The rise of the ebook industry over the last several years has newspapers and the publishing worlds colliding. Whether from a desire to bring back the fading art of long-form journalism, or a need for alternative revenue streams, newspapers serving as ebook publishers appear to be an upward trend.
Earlier this week, the one-year anniversary of the Los Angeles Times’ release of its first ebook came to pass. On Nov. 14 last year, “A Nightmare Made Real” by Chistopher Goffard became available for purchase. The ebook is based on a series of articles by the Times reporter, who wrote a two-part series last summer on Louis Gonzalez III, a man wrongfully convicted of assaulting his ex-girlfriend and mother of his child.
“As a content company, we are enthusiastic about harnessing new mediums and business models that expand the reach of our unique story-telling,” said Times President Kathy Thomson in a press release at the time of the book’s debut. “The immediacy of ebook publishing allows us to easily adapt Times coverage to a convenient reader experience that’s being heavily embraced.” Since then, the Times has also published “Titanic: 100 Years Later,” from the newspaper’s archives, as well as several other titles and two holiday recipe ebooks.
In August, the Minneapolis Star Tribune’s “In the Footsteps of Little Crow” by Curt Brown made the New York Times ebook bestseller list at number 13. According to PaidContent, Brown was given a four-month break by the Star Tribune to put together the tale of the 1862 U.S.-Dakota War. The book was released the same day the first article ran in the paper, giving impatient readers interested in the topic incentive to purchase the ebook, which features the story in full, for $2.99.
Also this summer, Digital Books announced a partnership with the Washington Post to publish a series of ebooks, with content coming from the paper’s archives. “The Original Watergate Stories” and “The Bryce Harper Story” went on sale for $4.99 this summer. Then in October, the paper released “Obama: The Evolution of a President” and “The Hunt for Bin Laden.”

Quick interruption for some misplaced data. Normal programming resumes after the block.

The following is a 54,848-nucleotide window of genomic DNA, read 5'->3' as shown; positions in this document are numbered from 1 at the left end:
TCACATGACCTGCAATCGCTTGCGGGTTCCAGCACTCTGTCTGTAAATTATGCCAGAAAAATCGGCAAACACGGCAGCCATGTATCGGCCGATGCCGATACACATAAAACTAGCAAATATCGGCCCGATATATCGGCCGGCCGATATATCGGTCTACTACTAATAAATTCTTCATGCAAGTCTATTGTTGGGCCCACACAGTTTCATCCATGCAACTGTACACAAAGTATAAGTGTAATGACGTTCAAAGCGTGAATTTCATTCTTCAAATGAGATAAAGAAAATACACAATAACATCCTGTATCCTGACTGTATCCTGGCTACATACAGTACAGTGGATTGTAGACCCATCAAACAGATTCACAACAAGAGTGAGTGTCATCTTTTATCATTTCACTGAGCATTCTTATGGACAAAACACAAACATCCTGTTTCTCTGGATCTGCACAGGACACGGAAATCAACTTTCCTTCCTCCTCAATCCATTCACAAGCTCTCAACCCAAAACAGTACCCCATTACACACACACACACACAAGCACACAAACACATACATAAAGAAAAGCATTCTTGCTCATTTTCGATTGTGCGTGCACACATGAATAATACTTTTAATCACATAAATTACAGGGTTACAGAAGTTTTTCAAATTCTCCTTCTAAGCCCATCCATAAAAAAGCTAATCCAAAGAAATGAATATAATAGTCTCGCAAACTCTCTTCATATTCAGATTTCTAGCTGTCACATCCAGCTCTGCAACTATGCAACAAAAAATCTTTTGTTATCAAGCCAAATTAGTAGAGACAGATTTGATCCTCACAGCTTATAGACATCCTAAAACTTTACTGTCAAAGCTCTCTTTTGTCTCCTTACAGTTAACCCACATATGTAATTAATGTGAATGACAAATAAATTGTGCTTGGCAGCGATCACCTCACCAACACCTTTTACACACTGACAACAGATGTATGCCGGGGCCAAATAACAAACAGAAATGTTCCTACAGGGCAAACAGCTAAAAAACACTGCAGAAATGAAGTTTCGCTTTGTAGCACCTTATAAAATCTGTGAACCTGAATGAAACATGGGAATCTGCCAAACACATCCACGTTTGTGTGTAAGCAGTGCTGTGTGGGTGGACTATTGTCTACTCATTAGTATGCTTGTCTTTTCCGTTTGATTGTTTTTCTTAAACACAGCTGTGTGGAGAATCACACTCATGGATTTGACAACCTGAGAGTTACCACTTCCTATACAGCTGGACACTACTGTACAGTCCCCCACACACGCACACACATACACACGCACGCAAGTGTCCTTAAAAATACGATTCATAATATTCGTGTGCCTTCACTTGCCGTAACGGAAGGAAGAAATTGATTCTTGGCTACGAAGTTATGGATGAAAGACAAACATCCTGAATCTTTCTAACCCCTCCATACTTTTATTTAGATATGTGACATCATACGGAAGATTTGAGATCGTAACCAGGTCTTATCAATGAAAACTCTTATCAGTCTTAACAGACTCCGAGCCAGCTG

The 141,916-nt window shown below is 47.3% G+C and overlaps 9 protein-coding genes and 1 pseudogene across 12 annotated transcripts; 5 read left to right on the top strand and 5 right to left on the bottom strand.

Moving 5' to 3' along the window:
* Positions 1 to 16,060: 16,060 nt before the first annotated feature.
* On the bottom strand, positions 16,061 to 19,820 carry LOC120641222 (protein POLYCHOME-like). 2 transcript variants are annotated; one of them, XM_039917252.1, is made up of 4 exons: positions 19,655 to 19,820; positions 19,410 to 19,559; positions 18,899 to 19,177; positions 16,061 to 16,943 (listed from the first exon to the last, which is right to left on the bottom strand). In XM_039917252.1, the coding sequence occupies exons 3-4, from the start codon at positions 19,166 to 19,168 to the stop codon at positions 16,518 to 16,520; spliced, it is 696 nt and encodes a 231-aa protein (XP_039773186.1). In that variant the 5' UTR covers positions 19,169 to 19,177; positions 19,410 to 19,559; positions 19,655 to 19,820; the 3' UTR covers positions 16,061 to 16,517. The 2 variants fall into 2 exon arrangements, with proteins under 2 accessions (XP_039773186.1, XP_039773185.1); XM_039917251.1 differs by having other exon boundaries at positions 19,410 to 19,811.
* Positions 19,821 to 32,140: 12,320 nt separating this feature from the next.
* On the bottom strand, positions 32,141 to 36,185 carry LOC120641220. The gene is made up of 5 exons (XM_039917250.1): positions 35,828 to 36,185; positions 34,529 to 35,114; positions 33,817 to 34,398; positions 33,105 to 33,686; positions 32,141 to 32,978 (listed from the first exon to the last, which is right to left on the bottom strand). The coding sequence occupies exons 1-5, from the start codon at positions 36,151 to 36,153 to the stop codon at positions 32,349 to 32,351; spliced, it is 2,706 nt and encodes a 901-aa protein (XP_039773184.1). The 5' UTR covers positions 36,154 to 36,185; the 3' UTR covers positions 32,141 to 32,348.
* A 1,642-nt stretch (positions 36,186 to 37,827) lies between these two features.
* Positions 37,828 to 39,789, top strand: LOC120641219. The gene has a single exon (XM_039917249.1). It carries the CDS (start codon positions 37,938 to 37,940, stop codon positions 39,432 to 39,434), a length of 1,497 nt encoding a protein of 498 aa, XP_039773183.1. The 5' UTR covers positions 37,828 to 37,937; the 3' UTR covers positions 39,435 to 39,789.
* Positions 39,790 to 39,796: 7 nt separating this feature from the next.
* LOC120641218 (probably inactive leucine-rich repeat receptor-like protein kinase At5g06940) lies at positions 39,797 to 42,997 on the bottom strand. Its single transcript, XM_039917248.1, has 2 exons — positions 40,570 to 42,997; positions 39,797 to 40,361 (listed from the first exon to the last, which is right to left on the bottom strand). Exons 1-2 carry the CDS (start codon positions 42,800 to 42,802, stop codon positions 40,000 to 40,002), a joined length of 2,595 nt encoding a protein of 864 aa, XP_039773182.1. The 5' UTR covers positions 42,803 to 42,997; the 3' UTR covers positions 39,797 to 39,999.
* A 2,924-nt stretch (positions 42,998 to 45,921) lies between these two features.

In partnership with Agate Publishing, the Chicago Tribune has released more than a dozen ebooks based on stories from the Tribune as well as the Orlando Sentinel and South Florida Sun-Sentinel. Meanwhile, the Boston Globe has also has a number of ebooks available, including a repackaging of sports columns and a quarterly cook book.
As newspapers re-monetize old content and promote enterprise reporting, could ebook publishing serve as a legitimate revenue stream? David Coates, managing editor of newspaper content at Vocus Media Research Group, says yes. “The days of five-part series special reports have gone the way of the Olympia manual typewriter. Newspapers can’t justify devoting that much space to their already shrinking pages. So it only seems logical to take advantage of ebook publishing and give those well-researched and reported stories the space they need to be developed,” he said. “It may take a while to catch on, but I think it is probably a good investment in the long term. I go to the gym and I see everyone with their Kindle or some other ebook reader they have in front of them while they are on the stationary bike. Sometimes I think a well-written newspaper enterprise piece is a lot easier to get through than some novels.”
But this isn’t just a newspaper trend, it’s an industry trend. The New Yorker, Huffington Post, Politico and ABC News are outlets that have also gotten into the ebook publishing business. As digital continues to be a popular platform for both literature and news, we will most likely see other organizations taking on the likes of publishing houses everywhere.
–Katrina M. Mendolera
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